Why Britain is doing better than the EU

To be clear, the Chancellor could, and probably should, have gone further in his Spring Statement. The measures announced last month will undo just one-sixth of the tax rises he has previously announced, and still left £30bn of fiscal headroom that could have been used now.

My own wishlist included a more realistic uprating of benefits, which are only being increased by the September 2021 inflation rate of 3.1pc, a one-year postponement of the hikes in National Insurance rates, and more to lower the standing charges in energy bills by taking off some of the environmental and social levies.

There are some relatively easy wins on regulation too, from rowing back on plans to restrict the promotion of “buy one get one free” offers, to doing more to lower the costs of housing and childcare by reducing red tape. Energy policy remains a dog’s breakfast.

But these shortfalls do not justify claims that Rishi Sunak has been idle, or that this is a “Tory” cost-of-living crisis unique to “Brexit Britain”.

Indeed, there are many reasons why the UK should weather the coming storm much better than the EU economies. One is that the UK economy had greater positive momentum at the start of the year. For example, the S&P Global PMI business surveys suggest that private sector activity in the UK outpaced the eurozone in every single month between October and March. (Yes, despite the Brexit drag on trade.)

In part this reflects the fact that the UK is one of the first major countries to emerge from lockdown. The pandemic may not be over (worryingly, staff absences are climbing again). But our economy is learning to live with Covid much sooner than most.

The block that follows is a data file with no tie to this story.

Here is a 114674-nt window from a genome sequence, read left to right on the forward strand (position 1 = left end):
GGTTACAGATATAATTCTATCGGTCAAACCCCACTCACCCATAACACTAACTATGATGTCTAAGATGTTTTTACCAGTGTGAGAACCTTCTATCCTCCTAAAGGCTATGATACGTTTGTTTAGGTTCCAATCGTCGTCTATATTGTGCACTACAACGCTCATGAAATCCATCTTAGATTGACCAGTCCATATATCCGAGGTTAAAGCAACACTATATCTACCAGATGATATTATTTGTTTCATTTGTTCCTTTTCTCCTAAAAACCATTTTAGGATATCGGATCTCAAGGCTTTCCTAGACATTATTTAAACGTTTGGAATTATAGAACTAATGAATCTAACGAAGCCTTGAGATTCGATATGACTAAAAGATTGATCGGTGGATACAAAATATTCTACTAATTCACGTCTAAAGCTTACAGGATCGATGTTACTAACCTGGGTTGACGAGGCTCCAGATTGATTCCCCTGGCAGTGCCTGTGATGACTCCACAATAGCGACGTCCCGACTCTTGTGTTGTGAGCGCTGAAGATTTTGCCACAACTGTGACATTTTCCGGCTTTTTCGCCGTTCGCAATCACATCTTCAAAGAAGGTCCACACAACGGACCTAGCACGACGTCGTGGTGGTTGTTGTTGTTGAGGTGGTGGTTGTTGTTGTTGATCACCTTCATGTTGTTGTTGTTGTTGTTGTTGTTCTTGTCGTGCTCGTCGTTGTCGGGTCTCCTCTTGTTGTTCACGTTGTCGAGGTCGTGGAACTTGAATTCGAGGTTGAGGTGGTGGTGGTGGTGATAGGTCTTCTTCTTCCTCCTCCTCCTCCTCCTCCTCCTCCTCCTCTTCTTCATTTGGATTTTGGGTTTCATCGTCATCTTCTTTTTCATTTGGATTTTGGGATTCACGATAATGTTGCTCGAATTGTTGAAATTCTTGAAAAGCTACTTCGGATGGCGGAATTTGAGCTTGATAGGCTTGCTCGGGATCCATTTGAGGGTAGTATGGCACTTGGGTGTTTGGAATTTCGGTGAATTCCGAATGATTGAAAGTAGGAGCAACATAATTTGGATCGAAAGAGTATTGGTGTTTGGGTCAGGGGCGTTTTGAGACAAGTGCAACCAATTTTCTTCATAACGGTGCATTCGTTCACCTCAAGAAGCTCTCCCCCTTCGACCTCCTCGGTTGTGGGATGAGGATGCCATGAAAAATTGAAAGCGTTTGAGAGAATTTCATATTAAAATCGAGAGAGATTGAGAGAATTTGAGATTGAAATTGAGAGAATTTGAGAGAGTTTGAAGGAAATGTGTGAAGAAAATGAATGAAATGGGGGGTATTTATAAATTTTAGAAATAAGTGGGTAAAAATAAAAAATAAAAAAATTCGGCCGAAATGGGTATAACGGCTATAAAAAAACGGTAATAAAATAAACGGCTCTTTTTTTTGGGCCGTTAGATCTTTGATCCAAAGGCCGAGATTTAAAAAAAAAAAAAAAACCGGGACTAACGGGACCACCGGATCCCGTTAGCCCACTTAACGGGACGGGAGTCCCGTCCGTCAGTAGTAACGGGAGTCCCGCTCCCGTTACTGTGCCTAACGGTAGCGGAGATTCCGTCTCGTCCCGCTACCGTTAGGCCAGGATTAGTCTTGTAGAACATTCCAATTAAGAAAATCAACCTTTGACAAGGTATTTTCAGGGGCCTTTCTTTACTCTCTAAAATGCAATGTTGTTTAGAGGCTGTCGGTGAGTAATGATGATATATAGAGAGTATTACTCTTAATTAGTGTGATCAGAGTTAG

The UK economy is also less exposed to the fallout from the Russian invasion of Ukraine. Our trade and financial links with Russia are relatively limited, though no one can escape the volatility in energy prices.

The UK has two other big advantages over the rest of Europe. First, our labour market is relatively tight and nominal wages are rising more quickly. Private sector pay growth in the euro area is barely 2pc, perhaps half the rate in the UK. As a result, while real wages are still likely to fall in the UK, they should at least fall by less than elsewhere.

Greater job security should also give UK households more confidence to dip into savings (where they have them) to maintain spending and living standards, even if incomes fall.

Second, there is far more scope for business investment to rise in the UK. In the fourth quarter of last year, business investment was still 8.6pc below its pre-Covid level. This year, though, surveys suggest that investment is finally set to rebound, helped by tax breaks and an easing of some of the Covid and Brexit uncertainties that have held companies back over the last few years.

Compared to their pre-Covid peaks, the UK economy had already caught up with the euro area in the final quarter of last year. This year the UK should pull ahead. The Government – and Sunak – deserve at least some credit for this.

Julian Jessop is an independent economist. He tweets @julianhjessop

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